Frank: Like the real old image is crips should be at home or in some out of sight place, or when they are on the street they are in a desperate situation. I was not in either of those. I was living a life in the outside world.

Russell: My image was the image of the disabled beggar. People in medieval times would even disable themselves so that they could beg for food. That’s the image that I’m talking about, that a lot of people try to distance themselves from. What is the difference in your thinking?

Frank: But why? Like if the crip did it to survive, that is a strong person.

Russell: You’re getting into dynamics of the person existing and doing what it takes. They may be changing or trying to change that image to fit the sociopolitical situation today.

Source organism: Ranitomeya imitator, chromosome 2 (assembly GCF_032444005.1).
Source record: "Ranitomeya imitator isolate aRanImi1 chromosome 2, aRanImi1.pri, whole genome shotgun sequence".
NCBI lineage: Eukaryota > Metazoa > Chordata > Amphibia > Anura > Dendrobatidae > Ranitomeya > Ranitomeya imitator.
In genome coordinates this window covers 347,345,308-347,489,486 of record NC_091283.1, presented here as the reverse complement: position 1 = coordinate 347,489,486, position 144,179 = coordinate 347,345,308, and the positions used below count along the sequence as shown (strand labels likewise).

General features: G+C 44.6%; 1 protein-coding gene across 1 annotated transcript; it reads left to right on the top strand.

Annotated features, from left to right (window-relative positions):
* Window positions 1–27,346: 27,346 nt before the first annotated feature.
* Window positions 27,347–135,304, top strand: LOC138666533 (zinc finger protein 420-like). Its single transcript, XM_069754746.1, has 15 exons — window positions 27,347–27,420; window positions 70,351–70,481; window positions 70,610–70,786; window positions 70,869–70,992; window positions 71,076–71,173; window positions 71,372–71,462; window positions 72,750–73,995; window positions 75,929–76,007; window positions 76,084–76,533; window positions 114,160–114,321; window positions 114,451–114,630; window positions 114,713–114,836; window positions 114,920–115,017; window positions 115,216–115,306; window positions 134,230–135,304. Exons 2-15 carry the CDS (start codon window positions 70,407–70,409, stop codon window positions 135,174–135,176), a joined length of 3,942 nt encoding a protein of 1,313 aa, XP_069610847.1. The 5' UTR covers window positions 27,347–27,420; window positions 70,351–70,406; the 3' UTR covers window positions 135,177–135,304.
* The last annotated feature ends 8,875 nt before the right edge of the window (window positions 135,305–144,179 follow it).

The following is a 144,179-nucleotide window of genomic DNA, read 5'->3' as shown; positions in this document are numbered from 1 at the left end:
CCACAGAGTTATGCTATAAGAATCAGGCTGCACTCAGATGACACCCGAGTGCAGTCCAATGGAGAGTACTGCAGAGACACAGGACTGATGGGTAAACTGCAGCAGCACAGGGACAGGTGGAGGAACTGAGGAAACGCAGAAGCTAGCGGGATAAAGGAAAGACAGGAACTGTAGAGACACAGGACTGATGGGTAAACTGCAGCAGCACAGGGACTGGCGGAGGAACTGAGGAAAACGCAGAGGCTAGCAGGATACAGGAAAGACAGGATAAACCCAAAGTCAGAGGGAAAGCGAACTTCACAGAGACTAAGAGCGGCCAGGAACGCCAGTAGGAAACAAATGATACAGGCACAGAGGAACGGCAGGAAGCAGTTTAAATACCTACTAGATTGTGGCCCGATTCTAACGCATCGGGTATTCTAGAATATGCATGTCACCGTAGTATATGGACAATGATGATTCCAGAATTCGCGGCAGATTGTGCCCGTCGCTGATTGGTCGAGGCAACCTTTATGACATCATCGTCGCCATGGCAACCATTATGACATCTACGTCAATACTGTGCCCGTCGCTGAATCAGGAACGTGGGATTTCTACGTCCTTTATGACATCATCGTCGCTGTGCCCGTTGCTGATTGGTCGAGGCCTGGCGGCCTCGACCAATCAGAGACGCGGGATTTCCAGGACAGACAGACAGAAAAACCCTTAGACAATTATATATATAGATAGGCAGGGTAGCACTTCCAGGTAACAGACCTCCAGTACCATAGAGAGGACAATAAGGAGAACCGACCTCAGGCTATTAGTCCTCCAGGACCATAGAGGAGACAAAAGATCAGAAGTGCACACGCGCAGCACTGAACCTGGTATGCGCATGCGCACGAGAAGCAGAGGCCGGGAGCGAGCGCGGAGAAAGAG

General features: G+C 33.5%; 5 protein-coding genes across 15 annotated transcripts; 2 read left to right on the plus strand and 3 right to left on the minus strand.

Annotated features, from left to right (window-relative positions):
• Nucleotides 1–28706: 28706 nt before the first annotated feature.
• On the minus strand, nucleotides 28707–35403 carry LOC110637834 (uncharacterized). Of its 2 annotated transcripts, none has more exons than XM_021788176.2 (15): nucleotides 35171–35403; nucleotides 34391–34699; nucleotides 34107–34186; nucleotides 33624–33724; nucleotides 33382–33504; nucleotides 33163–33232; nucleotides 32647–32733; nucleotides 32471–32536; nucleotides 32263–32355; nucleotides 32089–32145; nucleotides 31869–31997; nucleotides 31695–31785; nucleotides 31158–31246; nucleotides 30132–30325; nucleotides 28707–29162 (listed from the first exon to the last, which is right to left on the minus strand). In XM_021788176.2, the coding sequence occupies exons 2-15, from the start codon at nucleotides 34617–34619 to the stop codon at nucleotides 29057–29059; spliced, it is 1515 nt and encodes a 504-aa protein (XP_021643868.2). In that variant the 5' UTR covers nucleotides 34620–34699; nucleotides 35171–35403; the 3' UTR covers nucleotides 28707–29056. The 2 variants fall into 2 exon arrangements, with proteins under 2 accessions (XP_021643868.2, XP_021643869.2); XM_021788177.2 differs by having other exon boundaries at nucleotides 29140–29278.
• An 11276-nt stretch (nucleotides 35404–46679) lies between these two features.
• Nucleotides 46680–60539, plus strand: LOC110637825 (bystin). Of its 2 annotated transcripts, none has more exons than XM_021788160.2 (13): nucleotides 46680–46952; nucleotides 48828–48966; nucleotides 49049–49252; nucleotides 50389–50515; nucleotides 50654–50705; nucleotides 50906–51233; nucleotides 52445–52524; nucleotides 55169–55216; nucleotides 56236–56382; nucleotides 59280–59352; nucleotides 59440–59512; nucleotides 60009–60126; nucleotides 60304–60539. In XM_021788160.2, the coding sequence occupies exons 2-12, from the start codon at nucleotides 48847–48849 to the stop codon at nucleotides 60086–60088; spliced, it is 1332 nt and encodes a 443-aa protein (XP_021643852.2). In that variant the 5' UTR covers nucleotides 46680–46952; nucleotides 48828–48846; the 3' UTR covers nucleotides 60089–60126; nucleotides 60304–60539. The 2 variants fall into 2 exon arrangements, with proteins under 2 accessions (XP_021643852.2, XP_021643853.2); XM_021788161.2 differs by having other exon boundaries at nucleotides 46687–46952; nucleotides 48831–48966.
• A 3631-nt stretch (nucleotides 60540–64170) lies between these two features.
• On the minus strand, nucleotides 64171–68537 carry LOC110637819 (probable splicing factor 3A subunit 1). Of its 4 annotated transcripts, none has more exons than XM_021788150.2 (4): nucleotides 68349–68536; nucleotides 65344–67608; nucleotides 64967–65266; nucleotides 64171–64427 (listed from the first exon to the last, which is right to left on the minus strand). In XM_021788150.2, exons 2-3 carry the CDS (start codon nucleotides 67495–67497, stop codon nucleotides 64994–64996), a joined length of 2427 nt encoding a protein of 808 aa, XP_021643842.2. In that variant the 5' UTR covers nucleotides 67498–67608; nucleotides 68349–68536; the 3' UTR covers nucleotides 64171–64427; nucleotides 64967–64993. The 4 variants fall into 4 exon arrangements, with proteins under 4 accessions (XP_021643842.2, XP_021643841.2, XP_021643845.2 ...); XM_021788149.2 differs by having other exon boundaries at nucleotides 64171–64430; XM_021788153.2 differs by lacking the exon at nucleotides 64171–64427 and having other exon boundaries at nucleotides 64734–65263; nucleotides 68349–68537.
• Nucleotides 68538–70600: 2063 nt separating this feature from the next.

Frank: They should celebrate those people.

Russell: I’m not sure about celebrating. I think they accept them but again want to get away from that kind of image in the sociopolitical environment today. I have the unusual ability to be able to see everybody’s point of view about everything. (laughs)

It causes me a lot of problems sometimes but ultimately I think it’s good for the kind of work that I’m doing.

Frank: And in the hippy culture in the 1970s panhandling was an acceptable way of making money. Like hitchhiking was normal.

Russell: I also understand it was different times. I also wanted to see what you felt about that point of mine, what I brought up, because I think it’s important to get at the gist of what different people are about in terms of their orientations and what acts they feel comfortable and uncomfortable doing. Again, different times and sometimes the pressures of accepting all the principles of some doctrine can be pretty authoritarian.